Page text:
I was on the radio today. I've never called into a talk radio show, but I did today. It was New Jersey 101.5. I was driving to my parents' house and flipping radio stations when I heard the talk radio hosts, Deminski and Doyle, talking about the new Tom Hanks movie "Extremely Loud and Incredibly Close." The movie is about the son of a man who died on 9/11. Apparently, the sister of someone who died on one of the planes on 9/11 believes that the filmmakers are exploiting the tragedy for commercial gain and is calling for a boycott of the movie.
I have complicated feelings about this. On one hand, I also freaked out when I saw the trailer. I don't like being reminded about that day. Whenever it is referenced and there are news clips that show the towers on fire, I cringe and have to look away. Even 10 years later. Every time I take the train into New York and I see the skyline that's missing two very important pieces, I'm reminded of that awful day.
On the other hand, it's part of our history. It happened. We can't pretend it didn't. Movies are made all the time about historical tragedies. One of the biggest movies of all time was about an tragedy. (Titanic, if you couldn't guess.) And it's not the only one. Pearl Harbor. Schindler's List. Hotel Rwanda. All about tragic events. All recent enough that people still living would remember it and be affected by a movie about it.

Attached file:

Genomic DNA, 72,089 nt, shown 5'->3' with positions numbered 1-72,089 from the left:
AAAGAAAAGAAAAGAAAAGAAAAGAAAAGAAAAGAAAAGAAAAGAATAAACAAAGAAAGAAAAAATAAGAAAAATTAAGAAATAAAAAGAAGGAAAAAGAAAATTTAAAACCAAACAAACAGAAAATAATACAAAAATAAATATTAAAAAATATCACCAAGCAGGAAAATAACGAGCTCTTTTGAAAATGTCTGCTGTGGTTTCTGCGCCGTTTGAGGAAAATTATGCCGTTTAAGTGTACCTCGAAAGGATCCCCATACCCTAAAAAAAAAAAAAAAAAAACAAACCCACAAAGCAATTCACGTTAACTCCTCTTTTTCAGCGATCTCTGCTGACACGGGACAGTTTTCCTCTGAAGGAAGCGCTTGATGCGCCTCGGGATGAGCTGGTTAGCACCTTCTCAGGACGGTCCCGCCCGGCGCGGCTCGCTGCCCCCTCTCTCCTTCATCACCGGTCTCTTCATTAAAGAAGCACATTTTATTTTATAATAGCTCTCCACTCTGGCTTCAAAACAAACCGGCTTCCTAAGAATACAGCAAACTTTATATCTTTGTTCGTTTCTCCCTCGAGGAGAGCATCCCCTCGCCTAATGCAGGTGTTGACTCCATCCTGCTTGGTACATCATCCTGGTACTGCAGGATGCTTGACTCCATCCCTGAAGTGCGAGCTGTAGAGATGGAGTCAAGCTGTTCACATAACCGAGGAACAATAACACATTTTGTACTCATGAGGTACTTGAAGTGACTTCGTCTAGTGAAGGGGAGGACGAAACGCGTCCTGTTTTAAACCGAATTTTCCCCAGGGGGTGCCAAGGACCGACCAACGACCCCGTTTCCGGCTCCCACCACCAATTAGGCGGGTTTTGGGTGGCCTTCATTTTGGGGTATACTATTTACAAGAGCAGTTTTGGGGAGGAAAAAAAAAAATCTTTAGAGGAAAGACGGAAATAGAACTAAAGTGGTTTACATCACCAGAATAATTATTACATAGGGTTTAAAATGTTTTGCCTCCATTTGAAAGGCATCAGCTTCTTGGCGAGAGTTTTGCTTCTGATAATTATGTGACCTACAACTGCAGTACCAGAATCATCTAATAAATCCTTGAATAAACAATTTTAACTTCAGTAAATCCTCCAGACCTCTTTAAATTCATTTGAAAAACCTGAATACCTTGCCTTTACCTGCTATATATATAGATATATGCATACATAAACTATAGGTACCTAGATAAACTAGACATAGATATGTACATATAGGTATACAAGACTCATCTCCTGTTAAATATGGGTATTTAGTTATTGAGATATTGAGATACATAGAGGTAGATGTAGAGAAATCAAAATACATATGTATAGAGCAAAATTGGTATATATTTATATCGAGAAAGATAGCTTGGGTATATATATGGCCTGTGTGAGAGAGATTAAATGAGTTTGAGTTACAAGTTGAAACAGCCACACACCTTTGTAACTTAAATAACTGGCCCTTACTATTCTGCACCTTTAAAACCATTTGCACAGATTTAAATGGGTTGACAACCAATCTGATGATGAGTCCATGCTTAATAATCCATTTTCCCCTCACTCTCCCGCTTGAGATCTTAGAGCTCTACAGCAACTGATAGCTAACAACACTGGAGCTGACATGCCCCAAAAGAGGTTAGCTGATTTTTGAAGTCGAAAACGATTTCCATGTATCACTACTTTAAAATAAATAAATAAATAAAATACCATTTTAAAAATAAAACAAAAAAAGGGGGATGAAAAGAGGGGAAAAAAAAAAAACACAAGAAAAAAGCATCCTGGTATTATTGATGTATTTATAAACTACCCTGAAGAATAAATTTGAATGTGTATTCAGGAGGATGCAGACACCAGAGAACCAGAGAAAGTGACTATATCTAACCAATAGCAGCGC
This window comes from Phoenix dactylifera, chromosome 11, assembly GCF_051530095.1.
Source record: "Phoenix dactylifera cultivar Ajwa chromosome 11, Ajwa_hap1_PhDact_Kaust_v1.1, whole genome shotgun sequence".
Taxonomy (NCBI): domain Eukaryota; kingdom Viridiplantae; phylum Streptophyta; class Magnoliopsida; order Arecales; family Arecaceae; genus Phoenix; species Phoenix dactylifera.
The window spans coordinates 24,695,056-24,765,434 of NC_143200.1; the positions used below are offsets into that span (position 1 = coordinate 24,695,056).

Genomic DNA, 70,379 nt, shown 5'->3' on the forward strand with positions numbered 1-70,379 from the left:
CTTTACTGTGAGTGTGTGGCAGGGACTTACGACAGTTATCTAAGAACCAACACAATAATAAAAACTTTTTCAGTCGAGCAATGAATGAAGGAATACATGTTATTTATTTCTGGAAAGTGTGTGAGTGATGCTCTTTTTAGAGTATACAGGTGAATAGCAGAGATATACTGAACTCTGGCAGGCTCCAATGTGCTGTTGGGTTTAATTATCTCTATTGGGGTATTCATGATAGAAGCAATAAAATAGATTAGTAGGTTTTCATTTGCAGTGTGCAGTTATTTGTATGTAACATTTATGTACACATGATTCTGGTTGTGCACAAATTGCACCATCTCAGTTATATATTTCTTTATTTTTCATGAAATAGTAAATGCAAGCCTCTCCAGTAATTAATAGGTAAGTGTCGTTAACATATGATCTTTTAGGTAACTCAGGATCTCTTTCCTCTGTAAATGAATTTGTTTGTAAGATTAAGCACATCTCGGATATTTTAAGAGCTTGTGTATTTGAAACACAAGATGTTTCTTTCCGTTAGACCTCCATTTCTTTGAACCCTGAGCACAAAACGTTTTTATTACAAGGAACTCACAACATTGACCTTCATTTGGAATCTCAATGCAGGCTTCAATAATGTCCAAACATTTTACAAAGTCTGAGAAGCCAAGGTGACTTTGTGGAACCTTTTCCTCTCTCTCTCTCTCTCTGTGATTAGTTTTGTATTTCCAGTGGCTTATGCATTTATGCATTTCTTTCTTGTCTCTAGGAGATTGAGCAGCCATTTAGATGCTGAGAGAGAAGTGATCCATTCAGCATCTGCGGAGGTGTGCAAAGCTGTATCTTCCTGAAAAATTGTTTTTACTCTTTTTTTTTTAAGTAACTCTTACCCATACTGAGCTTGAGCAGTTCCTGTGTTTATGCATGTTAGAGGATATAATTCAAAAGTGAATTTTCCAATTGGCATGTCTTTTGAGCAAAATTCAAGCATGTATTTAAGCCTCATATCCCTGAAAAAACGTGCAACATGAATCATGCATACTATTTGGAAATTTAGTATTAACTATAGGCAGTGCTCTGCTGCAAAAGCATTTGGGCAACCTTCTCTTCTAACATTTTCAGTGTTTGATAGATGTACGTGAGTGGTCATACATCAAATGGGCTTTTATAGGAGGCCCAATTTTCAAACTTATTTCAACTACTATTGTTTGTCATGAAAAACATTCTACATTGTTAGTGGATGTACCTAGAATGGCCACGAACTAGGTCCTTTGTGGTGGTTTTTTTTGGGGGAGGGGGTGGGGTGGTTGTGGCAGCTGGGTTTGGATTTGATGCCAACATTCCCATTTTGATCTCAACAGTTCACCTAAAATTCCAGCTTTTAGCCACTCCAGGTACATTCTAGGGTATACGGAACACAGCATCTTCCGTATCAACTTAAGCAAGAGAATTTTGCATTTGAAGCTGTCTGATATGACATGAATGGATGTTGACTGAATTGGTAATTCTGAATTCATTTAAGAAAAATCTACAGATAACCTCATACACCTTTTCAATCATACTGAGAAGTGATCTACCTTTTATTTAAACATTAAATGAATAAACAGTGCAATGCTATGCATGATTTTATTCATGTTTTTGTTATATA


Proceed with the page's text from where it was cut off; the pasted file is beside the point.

When I called in, (I was Aliah from Plainfield. Haydia is hard to say) I pointed out that there had already been a film made about 9/11. They had no idea what I was talking about. It was called "World Trade Center" and starred Nicolas Cage. No one remembers that movie. There was also a film called "United 93" about the people who brought down that plane in PA. So this film isn't new. It's just another in the inevitable slew of films that will come to be made about that day in September.
My advice to that lady who called for a boycott? Don't go see it. Change the channel when the trailer comes on. It's tough. It will probably always be tough. But 9/11 is a part of our cultural history. And pretending it never happened is not the way to go. Plus Tom Hanks and Sandra Bullock are in it. If anyone can be trusted to be gentle with that sacred material, it's those two.